It’s time, at last, to lose the generation we belong to as our favorite shorthand for critiquing people older and younger than us. (In case you’ve missed the last, oh, sixty years: Gen Z has quiet-quit the jobs they just started, millennials blew their mortgages on avocado toast, boomers have no idea how to work their tech, and if we skipped over Gen X, well, that seems about right.)
For their part, institutions are coming to realize that generations aren’t a good measure for identity or ability. This spring, the Pew Research Center named the problems with our generational obsession, announcing it would no longer report on generations the way it has before. It’s hardly the first to do so. “Generational research has become a crowded arena,” the center wrote. “The field has been flooded with content that’s often sold as research but is more like clickbait or marketing mythology.”
In his new book The Perennials, Mauro Guillén, sociologist, political economist, and vice dean of the University of Pennsylvania’s Wharton School, argues that we’re well-past ready for a post-generational society.
For the last 150 years, Guillén says, we’ve organized our lives in a rigid set of stages: learn, work, retire, with each generation following the last. But now that humans live longer, healthier lives alongside fast-moving technology, we’re ready for a more dynamic understanding of how we live and learn—one that’s not defined by age. “We’re in a more fluid situation,” he tells Quartz. And there’s plenty we gain in our working lives, he adds, when we stop dividing ourselves into generations and stages.
We tend to associate creativity with the young—say, children’s imaginative storytelling, or young adults’ penchant for risk-taking. But when a team of Ohio State University researchers set out to study winners of the Nobel Prize in economics, they found a surprising counter to that—in our working lives, creativity can peak in our mid-twenties, and again in our mid-fifties.
That’s because, they theorized, creativity has two life cycles: one that’s conceptual, which challenges conventional wisdom, and one that’s experimental, which riffs on accumulated knowledge. Those who think conceptually tend to be most creative in those earlier years, while those who are experimental hit their peaks later.
When we work on a team that integrates people of different ages, we access the best of both approaches. At automaker BMW, for example, teams are deliberately built to mix people of different age groups—and those teams, they found, both solved problems faster and made fewer mistakes. “They’ve really been ahead of the game here [in] anticipating these demographic trends and thinking, Why do we write off work at the age of 50?,” Guillén says. “What we should be doing is integrating, not replacing, [seasoned employees] with younger folk.”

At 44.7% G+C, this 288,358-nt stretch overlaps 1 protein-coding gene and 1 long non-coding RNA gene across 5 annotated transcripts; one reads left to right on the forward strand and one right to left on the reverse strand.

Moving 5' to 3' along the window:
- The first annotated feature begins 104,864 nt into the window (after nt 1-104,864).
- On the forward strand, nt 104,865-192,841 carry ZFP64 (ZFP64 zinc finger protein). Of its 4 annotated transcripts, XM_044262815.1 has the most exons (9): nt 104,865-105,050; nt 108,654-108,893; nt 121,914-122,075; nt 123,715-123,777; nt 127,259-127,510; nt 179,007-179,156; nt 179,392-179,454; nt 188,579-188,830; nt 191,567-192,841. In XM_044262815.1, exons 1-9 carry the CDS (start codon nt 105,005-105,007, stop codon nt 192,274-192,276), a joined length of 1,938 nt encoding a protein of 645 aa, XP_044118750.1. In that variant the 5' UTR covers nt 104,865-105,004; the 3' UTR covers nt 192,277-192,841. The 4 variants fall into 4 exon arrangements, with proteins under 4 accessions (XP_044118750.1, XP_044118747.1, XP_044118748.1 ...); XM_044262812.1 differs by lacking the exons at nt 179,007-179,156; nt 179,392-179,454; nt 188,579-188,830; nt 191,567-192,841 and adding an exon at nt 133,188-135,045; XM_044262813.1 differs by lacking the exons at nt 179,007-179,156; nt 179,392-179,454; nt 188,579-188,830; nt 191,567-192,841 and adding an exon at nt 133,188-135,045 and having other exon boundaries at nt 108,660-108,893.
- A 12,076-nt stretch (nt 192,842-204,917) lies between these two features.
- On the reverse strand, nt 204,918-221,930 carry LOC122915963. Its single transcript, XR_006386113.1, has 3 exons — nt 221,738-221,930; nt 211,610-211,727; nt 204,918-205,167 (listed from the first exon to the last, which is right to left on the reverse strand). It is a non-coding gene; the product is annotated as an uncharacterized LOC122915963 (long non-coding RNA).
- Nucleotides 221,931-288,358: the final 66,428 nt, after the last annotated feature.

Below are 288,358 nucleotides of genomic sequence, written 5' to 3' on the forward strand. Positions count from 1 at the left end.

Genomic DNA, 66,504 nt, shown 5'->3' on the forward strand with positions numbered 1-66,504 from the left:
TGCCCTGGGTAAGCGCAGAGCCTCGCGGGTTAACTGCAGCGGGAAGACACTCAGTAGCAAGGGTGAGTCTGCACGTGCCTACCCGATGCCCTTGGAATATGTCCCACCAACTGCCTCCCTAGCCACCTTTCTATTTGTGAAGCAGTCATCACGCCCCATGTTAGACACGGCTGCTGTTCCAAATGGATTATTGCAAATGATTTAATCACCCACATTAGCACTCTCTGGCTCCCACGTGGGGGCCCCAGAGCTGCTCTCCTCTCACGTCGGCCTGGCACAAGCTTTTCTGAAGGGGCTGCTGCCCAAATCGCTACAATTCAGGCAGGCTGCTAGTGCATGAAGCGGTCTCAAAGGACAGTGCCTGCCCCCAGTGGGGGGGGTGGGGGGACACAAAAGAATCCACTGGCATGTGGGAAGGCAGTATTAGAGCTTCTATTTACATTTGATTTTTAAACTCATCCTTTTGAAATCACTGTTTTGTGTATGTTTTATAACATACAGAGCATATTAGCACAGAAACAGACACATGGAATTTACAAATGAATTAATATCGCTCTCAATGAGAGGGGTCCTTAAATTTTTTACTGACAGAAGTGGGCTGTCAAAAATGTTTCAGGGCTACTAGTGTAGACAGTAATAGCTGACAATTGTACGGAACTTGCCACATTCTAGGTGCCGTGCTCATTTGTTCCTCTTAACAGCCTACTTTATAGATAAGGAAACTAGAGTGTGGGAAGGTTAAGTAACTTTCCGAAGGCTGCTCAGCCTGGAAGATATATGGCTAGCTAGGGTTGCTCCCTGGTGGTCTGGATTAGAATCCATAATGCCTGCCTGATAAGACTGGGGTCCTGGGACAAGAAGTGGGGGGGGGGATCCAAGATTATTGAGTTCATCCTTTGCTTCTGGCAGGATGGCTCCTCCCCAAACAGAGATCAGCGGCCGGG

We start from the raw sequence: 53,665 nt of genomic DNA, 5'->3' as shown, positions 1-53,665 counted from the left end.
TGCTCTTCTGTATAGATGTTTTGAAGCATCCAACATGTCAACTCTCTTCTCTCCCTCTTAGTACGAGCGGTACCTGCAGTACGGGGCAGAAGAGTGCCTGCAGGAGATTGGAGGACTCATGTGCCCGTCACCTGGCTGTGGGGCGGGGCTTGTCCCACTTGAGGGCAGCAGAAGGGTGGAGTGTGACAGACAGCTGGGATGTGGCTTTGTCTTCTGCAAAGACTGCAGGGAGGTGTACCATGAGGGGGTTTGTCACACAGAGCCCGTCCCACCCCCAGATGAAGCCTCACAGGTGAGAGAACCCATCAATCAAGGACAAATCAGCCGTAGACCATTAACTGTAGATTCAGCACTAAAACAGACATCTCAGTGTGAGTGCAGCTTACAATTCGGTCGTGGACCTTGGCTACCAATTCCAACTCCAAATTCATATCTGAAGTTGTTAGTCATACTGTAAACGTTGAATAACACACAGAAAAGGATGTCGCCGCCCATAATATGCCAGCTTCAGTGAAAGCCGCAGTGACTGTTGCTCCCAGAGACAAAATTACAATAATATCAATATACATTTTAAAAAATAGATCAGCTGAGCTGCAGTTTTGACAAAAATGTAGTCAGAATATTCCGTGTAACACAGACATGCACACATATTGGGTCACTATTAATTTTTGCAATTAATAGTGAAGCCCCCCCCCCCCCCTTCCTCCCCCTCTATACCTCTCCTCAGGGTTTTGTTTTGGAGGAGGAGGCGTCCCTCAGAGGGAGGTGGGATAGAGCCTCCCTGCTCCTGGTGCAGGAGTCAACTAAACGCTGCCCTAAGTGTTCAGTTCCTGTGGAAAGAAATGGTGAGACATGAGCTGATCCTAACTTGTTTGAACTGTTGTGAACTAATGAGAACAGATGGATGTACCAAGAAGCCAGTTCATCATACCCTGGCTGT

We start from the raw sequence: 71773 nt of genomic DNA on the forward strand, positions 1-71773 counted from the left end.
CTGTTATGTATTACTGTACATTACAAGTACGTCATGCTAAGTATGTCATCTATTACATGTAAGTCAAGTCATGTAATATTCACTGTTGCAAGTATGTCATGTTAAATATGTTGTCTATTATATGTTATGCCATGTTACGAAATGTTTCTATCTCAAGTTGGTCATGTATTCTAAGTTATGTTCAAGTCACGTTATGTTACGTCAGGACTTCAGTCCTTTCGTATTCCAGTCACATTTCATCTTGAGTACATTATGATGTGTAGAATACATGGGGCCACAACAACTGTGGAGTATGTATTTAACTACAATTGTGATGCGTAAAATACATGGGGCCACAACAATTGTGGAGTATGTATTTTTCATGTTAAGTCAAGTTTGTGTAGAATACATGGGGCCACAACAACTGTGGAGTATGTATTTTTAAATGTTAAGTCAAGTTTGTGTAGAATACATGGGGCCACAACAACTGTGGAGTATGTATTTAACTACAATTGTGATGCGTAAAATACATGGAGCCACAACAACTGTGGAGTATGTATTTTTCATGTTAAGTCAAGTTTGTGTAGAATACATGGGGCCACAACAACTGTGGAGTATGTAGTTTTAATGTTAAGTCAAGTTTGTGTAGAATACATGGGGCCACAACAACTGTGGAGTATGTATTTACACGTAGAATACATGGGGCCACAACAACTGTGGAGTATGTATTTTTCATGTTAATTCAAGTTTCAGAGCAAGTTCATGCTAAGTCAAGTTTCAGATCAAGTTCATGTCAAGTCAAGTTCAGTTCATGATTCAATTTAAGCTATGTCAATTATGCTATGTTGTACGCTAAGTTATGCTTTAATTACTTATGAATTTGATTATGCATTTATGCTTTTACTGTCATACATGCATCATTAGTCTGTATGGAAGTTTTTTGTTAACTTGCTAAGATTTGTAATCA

“Mentoring used to be older [or] more experienced employees mentoring younger ones,” Guillén says. But workplaces that value bringing people of different ages together are experimenting more with reverse mentoring, where less-tenured employees advise more established ones.
It’s not an entirely new concept: In 1999, Jack Welch, former General Electric CEO (and onetime “manager of the century”) had executives pair up with junior staffers to learn about the internet. But today, managers are adopting the practice. Research backs its value, too. Academics from New York University and Harvard Business School have found that mentorship that moves upward—from younger teammates to older ones, or inexperienced people to more experienced ones—can yield advice that’s just as good as the traditional kind.
“When you become an expert at something, you kind of forget what it’s like to not be an expert. You get so ingrained in your world that you ironically narrow your perspective a little bit. Whereas when you’re just starting out, the questions you ask are more broad,” researcher Michael North told Charter about the study. “Rediscovering your own past naivete is actually really valuable.”
When we stop defining what we can and can’t do by our age, Guillén adds, we see more possibilities for reinvention. We’re not just switching jobs; we’re switching careers entirely.
The Pew Research Center, for example, suggests that those entering the workforce today will find themselves in four to five different occupations—not just jobs—over their lifetime. When fast-flying tech like automation and AI changes the work we do, we might decide it’s time to go back to school, pick up a new skill, or switch into something else. “In the near future,” Guillén says, “it’s going to become the norm.”